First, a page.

Also, I don’t understand how you cannot “know” that Jesus knew all He claimed to know.

      I guess my question is, “Do you know anything, or is your entire life based on belief?” If it is, then how do you not reduce theology to anthropology? Instead of studying God, all is reduced to studying human beliefs about God.

      • Bill Mac says

        Jared: I think I see the way Adam is using his terminology, and I don’t think it is as suspect as you are thinking. I believe he is using he word “know” in a more scientifically empirical sense.

  7. Adam says

    Jared
    If your question is whether I know anything or if I live my life based solely on belief then the answer should be obvious. Maybe ours is a semantics issue. I wonder if we are using know in the same way. When I am saying I believe instead of I know I am using “know” in the classic sense of Cartesian certainty. I cannot prove so mug of what I believe so I say I don’t know those things I believe them. If someone honestly knows these things then what is the role of faith? If I know Jesus rose from the grave then I don’t excercise faith by believing it. If I know the BIble to be divinely inspired then was faith needed? Is faith not believing in something we cannot prove? Please be careful not to read some post modern straw man into what I am writing. I am simply sharing my honest thoughts on this junk. Thanks again for your thoughts
    Adam

    • says

      Adam, I suggest not reading a modern straw man into what I’m writing either :). You’re assuming most are classic foundationalists, and that’s just not the case today. Most are modest foundationalists.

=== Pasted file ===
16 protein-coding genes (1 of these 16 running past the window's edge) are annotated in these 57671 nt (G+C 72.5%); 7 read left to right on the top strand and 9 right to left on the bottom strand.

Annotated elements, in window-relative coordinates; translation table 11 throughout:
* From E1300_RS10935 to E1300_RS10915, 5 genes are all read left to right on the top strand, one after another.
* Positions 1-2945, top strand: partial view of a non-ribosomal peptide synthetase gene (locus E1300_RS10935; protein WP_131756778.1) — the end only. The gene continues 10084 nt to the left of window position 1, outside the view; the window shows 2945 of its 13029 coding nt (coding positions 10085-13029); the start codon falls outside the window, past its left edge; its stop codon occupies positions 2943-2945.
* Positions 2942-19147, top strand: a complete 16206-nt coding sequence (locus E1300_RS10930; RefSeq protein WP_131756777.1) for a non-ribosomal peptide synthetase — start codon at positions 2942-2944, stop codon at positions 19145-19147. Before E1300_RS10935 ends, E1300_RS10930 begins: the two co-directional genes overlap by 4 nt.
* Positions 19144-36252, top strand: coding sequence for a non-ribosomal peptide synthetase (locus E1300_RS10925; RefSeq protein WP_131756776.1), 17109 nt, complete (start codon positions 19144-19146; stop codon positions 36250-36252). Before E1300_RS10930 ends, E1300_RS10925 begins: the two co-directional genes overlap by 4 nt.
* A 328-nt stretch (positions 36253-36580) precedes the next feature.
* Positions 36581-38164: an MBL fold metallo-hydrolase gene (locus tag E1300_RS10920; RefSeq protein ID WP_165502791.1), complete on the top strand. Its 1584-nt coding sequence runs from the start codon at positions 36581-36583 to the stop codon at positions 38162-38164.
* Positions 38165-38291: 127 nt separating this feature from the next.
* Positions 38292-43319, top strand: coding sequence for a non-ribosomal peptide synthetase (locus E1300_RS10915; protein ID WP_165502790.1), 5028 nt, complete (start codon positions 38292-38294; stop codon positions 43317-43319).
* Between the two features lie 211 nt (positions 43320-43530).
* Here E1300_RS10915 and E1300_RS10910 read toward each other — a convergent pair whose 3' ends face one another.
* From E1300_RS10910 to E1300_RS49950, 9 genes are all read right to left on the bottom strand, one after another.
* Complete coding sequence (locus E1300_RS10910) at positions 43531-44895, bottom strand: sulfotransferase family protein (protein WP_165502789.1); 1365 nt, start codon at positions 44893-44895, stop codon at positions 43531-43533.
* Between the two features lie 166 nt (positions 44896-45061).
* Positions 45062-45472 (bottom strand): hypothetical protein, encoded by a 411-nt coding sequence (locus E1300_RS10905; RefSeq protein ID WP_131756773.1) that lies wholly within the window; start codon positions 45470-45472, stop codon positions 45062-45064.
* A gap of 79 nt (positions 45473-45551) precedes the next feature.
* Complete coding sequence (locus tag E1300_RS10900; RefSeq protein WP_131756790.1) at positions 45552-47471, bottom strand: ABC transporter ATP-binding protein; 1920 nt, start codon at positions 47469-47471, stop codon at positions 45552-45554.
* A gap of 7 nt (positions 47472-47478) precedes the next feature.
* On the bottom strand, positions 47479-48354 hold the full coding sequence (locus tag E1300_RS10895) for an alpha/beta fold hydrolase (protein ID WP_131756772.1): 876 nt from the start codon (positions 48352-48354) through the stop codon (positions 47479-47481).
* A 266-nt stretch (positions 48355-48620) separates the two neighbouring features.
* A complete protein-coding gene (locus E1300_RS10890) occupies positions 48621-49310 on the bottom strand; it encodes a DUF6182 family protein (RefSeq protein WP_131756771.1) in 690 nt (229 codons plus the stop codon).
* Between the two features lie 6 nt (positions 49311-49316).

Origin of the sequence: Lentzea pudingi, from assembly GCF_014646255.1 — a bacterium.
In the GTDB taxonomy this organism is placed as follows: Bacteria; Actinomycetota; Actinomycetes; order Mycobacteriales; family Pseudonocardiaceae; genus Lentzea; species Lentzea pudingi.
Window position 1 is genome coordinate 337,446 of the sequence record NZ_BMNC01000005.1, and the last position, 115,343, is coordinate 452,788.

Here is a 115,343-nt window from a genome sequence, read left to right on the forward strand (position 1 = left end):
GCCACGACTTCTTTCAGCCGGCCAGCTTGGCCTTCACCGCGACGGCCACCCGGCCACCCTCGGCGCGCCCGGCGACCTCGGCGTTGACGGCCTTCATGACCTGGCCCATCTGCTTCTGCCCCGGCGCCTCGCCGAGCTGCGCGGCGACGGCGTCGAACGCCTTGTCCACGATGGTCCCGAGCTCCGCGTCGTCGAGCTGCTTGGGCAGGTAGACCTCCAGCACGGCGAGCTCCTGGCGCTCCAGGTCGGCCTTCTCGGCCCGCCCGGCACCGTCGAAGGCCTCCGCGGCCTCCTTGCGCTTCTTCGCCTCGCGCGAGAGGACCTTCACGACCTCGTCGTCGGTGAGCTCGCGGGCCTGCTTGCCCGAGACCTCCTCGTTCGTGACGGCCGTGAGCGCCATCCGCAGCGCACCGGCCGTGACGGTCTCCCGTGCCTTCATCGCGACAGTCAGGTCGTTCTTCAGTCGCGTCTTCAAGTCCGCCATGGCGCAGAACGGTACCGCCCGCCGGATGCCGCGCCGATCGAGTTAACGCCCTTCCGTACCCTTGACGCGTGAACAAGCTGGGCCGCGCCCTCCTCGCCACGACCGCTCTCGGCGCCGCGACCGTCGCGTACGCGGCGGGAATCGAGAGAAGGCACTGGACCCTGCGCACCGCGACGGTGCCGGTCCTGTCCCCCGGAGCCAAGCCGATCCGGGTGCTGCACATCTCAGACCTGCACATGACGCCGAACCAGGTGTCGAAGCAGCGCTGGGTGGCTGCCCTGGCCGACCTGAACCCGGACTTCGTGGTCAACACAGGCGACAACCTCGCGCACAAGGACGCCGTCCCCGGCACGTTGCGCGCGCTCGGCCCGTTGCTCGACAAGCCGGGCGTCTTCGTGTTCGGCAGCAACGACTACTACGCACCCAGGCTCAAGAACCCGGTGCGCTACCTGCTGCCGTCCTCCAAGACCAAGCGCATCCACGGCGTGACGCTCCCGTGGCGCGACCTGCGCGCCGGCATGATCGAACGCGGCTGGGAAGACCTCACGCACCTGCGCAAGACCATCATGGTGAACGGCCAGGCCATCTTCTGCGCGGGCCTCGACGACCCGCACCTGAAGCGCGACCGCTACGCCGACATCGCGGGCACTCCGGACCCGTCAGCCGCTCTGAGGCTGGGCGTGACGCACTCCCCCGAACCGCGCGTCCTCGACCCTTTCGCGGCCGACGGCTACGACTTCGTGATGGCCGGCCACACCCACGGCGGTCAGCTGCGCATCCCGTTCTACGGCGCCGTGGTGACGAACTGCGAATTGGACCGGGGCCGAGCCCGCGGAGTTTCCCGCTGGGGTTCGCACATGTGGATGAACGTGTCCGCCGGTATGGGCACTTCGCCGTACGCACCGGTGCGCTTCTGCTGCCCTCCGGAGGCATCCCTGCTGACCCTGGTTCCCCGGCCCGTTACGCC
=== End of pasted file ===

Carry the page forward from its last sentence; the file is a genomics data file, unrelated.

When Christians speak of knowing, do you really think they mean they know as God knows?

      Concerning the need for faith, if your definition of faith is true, then did the disciples possess faith in the risen Lord, since they saw Him?

      One more question, do you “know” murder is wrong or do you “believe” murder is wrong?

      My issue with what you’re saying is that the Bible says “Do not murder.” If the Bible is true, then murder is wrong. It doesn’t matter how we feel about what was written, it matters what was written. The author’s intent can be reasonably understood to where we can say, with honesty, “I know.”

  8. adam says

    my wife thinks that you want me to say that there is absolute truth and that there is right and wrong and basically make a list of foundational statements. So let me say this as eloquently as i can. i believe in these things (and i believe they will be proven true in the eschaton).
    is that good enough for government work?

  9. adam says

    sorry i posted right as you did so let me interact with the above,
    yes i believe the Bible to be true, and that its moral imperatives are binding. the disciples faith is an interesting point for me, i am reminded of thomas who needed to touch the scars. blessed are we who have not seen and believe.
    when i here christians say they know things it is usually in discussions such as these. they should be saying they believe, but rather they seem uncomfortable with the thought that they might be wrong and so they use a stronger word “know” which i am simply saying seems intellectually dishonest.
    thanks again (gotta go for now its bedtime where i am)
    adam